A hemorrhagic stroke is triggered when blood vessels in or around the brain rupture causing bleeding or a haemorrhage. The delicate brain tissue becomes damaged due to the build up of blood pressing on the brain. Other key areas of the brain are damaged due to reduced blood supply. This type of stroke accounts for around 15% of all strokes.
There are 2 different types of hemorrhagic stroke:
- Subarachnoid haemorrhage: This occurs when a blood vessel on the surface of the brain ruptures and bleeds into the space between the brain and skull. The most common cause is a ruptured aneurysm caused by high blood pressure. Other causes are: rupture of an AVM (arteriovenous malformation), bleeding from an injury due to a blow to the head, or venous or capillary problems.
- Intracerebral haemorrhage: This is bleeding into the tissue deep within the brain. High blood pressure is often the cause of this type of stroke. Injury and rupture due to problem vessels can also be the cause.
Limitations after a Hemorrhagic stroke
As with any stroke, the damaged sustained varies from person to person and depending on how soon it was detected. Everything can be affected from physical weakness to speech. The list below outlines some of the limitations you could expect see in someone who has had a stroke:
- Problems with speech, reading and writing
- Problems with vision - such as double vision, or partial blindness
- Memory and concentration difficulties
- Anxiety and depression
- Weakness or paralysis, usually on one side of the body, conditions such as foot drop
- Difficulty swallowing
- Extreme tiredness
- Difficulty in controlling your bladder and bowel movements (incontinence)
A well recommended and recognised way of identifying if someone is having a stroke is to use the F.A.S.T (face-arms-speech) test. The F.A.S.T technique has been, and still is being promoted through the media, The Department of Health are running a 3 year campaign to help promote the awareness of stroke.
Treatments for a Hemorrhagic stroke
With a hemorrhagic stroke, treatments can vary depending on the location of the burst blood vessels, and the time is taken to identify the stroke and get treatment. Other underlying medical problems can mean that different medication could be prescribed to what is written here.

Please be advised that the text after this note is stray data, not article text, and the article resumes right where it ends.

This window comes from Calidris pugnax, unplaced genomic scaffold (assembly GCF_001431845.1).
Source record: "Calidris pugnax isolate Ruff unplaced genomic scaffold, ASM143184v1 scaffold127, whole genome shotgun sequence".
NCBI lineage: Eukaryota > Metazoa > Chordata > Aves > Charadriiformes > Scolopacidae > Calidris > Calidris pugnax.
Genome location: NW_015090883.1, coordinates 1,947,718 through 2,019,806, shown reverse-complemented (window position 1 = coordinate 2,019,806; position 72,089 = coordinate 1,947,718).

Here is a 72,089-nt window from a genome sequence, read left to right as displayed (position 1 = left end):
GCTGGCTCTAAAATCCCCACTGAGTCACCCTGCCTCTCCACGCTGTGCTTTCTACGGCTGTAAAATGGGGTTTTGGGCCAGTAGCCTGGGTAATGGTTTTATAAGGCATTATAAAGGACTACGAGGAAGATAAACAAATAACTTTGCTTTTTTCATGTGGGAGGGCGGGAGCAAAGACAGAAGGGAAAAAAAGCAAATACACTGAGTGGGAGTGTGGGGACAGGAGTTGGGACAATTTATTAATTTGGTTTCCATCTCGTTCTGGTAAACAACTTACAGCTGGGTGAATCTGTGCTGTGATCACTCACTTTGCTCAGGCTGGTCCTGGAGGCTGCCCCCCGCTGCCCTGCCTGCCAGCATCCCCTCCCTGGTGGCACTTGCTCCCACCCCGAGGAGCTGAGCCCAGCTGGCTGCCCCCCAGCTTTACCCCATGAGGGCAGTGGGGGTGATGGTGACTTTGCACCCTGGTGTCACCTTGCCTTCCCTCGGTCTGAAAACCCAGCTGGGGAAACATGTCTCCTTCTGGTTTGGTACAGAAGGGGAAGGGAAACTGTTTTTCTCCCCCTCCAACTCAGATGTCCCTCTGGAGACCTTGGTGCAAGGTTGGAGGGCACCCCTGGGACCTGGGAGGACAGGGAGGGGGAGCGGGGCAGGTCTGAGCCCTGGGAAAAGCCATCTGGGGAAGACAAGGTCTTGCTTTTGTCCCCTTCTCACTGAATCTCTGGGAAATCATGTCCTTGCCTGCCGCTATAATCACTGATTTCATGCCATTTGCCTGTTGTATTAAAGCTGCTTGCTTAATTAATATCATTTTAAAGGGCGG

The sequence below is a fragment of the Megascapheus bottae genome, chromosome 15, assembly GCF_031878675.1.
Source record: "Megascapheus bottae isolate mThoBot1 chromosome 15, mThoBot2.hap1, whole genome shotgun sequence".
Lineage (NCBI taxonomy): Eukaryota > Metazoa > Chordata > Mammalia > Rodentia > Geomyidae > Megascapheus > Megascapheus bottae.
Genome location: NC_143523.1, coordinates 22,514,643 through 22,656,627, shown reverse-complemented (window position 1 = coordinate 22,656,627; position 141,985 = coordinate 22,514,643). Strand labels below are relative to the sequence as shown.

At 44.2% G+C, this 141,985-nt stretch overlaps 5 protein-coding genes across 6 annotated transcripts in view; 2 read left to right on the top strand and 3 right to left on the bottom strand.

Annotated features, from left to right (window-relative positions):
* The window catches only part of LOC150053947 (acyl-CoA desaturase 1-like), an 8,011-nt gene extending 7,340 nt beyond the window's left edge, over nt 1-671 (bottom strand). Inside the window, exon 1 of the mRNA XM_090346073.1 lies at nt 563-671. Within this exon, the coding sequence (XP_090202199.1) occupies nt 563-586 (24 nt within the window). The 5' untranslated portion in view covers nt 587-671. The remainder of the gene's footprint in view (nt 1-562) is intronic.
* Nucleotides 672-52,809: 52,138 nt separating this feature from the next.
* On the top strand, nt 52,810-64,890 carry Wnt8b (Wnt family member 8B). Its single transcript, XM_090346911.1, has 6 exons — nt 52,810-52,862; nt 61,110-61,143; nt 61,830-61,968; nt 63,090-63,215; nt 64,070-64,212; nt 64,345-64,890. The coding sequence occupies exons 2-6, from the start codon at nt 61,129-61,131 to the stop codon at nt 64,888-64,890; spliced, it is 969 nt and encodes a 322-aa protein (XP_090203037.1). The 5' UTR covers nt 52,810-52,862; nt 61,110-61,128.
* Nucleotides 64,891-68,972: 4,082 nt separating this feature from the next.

One possible drug that could be given is prothrombin complex concentrate, this is given to people who are already taking an anticoagulant medicine such as Warfarin, and this along with a Vitamin K injection should help the blood in the burst vessels to clot. If the cause of the stroke is thought to be related to high blood pressure, medication will be prescribed to control this.
If you have had a subarachnoid haemorrhage, you may sometimes be given a medicine called nimodipine, which helps to keep the blood flowing to your brain. This drug will usually need to be taken for about three weeks after your stroke.
In some cases (usually an Intracerebral haemorrhage), surgery may be required to drain the blood from the brain, this surgery could help improve recovery. This surgical procedure is not suitable for everyone; any suitable persons will talk with their doctor and a surgeon and between them decide if the benefits outweigh the risks associated with the surgery. Surgery can also be of help in a Subarachnoid haemorrhage, caused by a aneurysm, the purpose is to seal off the aneurysm to stop anymore blood escaping and weakening the artery walls even more. Again, your doctor or surgeon will advise you if you are suitable for this type of surgery.
Want to know about Stroke Rehabilitation?
* The information on this page has been compiled from various sources. It does not cover all physical conditions, ailments or treatments. The information should NOT be used in place of visit with your healthcare provider, nor should you disregard the advice of your health care provider because of any information you read on this page.